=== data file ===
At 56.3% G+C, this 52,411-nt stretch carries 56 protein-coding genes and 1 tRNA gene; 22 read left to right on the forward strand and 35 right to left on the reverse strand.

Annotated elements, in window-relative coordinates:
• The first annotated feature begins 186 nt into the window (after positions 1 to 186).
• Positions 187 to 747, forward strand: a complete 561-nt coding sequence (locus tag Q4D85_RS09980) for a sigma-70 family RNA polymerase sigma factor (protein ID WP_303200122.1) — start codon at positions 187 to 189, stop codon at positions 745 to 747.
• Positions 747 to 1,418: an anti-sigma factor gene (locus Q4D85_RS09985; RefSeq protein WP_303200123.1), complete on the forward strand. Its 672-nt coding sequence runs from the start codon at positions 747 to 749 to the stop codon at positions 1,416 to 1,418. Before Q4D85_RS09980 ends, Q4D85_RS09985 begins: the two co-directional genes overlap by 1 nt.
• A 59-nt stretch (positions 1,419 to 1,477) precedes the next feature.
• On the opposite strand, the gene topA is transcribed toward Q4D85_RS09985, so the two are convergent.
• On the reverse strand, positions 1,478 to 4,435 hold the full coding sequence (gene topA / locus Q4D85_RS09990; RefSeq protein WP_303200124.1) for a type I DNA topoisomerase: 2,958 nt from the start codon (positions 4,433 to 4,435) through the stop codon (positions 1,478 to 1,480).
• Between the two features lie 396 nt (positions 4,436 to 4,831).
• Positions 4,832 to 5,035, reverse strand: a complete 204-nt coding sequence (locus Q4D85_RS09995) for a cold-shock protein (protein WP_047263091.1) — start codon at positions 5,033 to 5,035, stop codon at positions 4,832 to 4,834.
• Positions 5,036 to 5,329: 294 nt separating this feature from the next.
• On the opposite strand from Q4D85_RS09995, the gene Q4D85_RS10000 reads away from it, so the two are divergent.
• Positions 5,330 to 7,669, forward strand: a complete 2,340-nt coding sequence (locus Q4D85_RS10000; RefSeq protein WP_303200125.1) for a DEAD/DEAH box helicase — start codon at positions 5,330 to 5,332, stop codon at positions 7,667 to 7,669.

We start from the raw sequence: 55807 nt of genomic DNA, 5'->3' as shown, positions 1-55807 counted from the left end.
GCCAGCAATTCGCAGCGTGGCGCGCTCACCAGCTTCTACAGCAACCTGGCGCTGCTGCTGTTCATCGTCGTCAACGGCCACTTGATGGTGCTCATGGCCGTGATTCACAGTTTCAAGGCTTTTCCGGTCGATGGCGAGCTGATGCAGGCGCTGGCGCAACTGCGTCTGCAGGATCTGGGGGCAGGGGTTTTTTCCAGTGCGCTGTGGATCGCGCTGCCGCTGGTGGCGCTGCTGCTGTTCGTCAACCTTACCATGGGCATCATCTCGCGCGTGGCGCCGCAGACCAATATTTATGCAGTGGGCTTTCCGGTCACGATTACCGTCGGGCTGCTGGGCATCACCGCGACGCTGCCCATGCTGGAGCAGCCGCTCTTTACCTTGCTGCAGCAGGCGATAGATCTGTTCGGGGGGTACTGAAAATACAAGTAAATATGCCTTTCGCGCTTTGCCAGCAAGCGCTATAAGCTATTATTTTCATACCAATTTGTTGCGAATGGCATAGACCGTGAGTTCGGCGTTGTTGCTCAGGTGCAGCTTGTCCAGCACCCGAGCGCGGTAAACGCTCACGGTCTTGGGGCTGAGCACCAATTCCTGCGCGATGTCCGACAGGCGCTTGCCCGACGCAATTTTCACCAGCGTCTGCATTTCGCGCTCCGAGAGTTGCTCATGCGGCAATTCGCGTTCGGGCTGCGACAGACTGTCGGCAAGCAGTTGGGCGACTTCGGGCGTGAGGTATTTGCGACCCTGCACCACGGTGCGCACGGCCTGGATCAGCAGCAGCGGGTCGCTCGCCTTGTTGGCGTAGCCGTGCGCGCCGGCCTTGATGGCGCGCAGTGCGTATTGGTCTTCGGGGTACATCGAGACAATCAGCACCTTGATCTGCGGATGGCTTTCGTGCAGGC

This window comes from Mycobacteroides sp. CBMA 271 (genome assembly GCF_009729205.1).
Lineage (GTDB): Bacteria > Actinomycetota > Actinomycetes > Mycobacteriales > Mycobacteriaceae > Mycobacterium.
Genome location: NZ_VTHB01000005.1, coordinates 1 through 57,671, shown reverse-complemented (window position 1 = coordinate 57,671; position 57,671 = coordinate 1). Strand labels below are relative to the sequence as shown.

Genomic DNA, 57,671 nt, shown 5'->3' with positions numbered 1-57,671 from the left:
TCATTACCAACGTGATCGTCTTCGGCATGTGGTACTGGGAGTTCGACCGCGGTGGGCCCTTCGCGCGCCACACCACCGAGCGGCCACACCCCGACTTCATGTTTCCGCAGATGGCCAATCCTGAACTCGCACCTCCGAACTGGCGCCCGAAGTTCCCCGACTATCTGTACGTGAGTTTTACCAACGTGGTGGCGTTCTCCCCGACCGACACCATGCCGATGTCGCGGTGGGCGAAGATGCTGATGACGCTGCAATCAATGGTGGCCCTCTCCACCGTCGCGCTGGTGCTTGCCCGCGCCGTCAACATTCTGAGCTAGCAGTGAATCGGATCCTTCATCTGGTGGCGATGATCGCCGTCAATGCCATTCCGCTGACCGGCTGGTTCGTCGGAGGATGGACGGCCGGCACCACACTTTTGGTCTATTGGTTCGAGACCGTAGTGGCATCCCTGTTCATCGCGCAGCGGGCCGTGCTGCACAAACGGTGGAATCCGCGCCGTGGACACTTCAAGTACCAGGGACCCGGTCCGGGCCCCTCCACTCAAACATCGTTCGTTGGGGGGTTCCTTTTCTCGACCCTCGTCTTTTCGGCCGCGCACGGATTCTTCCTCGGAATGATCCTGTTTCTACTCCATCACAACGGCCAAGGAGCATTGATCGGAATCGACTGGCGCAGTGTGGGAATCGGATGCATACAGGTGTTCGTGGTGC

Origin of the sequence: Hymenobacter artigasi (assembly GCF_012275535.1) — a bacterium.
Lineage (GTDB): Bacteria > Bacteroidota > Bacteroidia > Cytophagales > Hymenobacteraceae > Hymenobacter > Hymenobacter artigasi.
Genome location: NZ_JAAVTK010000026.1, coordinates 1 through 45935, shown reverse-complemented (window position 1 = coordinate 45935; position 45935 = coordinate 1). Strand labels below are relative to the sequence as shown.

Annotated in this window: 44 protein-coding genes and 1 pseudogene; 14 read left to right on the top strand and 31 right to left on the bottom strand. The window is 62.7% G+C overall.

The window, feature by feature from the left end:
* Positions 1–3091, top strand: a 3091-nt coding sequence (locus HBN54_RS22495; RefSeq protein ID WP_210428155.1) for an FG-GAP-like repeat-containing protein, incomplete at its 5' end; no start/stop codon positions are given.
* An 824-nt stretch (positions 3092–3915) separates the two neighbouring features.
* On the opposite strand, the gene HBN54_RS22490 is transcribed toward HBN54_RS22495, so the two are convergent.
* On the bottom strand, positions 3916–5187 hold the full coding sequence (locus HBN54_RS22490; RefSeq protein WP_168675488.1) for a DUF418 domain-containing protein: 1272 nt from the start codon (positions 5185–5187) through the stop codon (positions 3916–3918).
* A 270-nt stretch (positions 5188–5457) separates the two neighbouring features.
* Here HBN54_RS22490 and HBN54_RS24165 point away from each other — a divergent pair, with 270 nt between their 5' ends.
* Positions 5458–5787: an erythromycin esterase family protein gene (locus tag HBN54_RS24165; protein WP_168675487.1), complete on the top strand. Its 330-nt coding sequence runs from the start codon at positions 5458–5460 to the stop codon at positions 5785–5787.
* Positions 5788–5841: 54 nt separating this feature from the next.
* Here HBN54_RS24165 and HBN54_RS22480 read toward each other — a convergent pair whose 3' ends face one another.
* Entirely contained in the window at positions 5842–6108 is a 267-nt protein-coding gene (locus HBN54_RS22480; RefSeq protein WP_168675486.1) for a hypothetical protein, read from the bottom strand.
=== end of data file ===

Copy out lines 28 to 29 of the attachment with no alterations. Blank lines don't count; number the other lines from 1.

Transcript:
* On the opposite strand, the gene HBN54_RS22490 is transcribed toward HBN54_RS22495, so the two are convergent.
* On the bottom strand, positions 3916–5187 hold the full coding sequence (locus HBN54_RS22490; RefSeq protein WP_168675488.1) for a DUF418 domain-containing protein: 1272 nt from the start codon (positions 5185–5187) through the stop codon (positions 3916–3918).